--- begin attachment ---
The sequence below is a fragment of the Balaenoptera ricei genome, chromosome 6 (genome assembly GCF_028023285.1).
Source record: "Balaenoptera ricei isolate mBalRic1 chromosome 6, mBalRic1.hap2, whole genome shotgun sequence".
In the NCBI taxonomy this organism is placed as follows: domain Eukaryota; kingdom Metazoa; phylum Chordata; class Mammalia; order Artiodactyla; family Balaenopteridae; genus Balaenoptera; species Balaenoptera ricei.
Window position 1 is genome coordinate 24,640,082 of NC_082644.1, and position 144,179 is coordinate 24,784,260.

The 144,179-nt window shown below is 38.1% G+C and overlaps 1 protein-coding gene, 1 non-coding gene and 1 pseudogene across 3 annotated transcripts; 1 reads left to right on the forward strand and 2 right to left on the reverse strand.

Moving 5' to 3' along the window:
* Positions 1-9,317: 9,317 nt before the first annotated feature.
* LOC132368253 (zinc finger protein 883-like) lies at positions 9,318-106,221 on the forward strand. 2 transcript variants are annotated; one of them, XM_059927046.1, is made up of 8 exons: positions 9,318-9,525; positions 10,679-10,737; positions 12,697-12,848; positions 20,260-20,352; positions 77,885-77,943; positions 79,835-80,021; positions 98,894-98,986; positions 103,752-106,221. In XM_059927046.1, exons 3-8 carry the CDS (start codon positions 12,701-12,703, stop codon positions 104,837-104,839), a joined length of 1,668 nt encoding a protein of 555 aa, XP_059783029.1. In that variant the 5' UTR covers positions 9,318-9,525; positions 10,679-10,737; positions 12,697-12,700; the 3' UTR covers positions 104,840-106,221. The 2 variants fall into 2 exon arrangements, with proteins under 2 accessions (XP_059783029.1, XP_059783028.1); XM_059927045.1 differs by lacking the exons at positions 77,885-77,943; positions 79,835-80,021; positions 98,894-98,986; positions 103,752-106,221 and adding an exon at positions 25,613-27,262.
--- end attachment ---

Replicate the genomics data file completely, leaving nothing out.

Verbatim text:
The sequence below is a fragment of the Balaenoptera ricei genome, chromosome 6 (genome assembly GCF_028023285.1).
Source record: "Balaenoptera ricei isolate mBalRic1 chromosome 6, mBalRic1.hap2, whole genome shotgun sequence".
In the NCBI taxonomy this organism is placed as follows: domain Eukaryota; kingdom Metazoa; phylum Chordata; class Mammalia; order Artiodactyla; family Balaenopteridae; genus Balaenoptera; species Balaenoptera ricei.
Window position 1 is genome coordinate 24,640,082 of NC_082644.1, and position 144,179 is coordinate 24,784,260.

The 144,179-nt window shown below is 38.1% G+C and overlaps 1 protein-coding gene, 1 non-coding gene and 1 pseudogene across 3 annotated transcripts; 1 reads left to right on the forward strand and 2 right to left on the reverse strand.

Moving 5' to 3' along the window:
* Positions 1-9,317: 9,317 nt before the first annotated feature.
* LOC132368253 (zinc finger protein 883-like) lies at positions 9,318-106,221 on the forward strand. 2 transcript variants are annotated; one of them, XM_059927046.1, is made up of 8 exons: positions 9,318-9,525; positions 10,679-10,737; positions 12,697-12,848; positions 20,260-20,352; positions 77,885-77,943; positions 79,835-80,021; positions 98,894-98,986; positions 103,752-106,221. In XM_059927046.1, exons 3-8 carry the CDS (start codon positions 12,701-12,703, stop codon positions 104,837-104,839), a joined length of 1,668 nt encoding a protein of 555 aa, XP_059783029.1. In that variant the 5' UTR covers positions 9,318-9,525; positions 10,679-10,737; positions 12,697-12,700; the 3' UTR covers positions 104,840-106,221. The 2 variants fall into 2 exon arrangements, with proteins under 2 accessions (XP_059783029.1, XP_059783028.1); XM_059927045.1 differs by lacking the exons at positions 77,885-77,943; positions 79,835-80,021; positions 98,894-98,986; positions 103,752-106,221 and adding an exon at positions 25,613-27,262.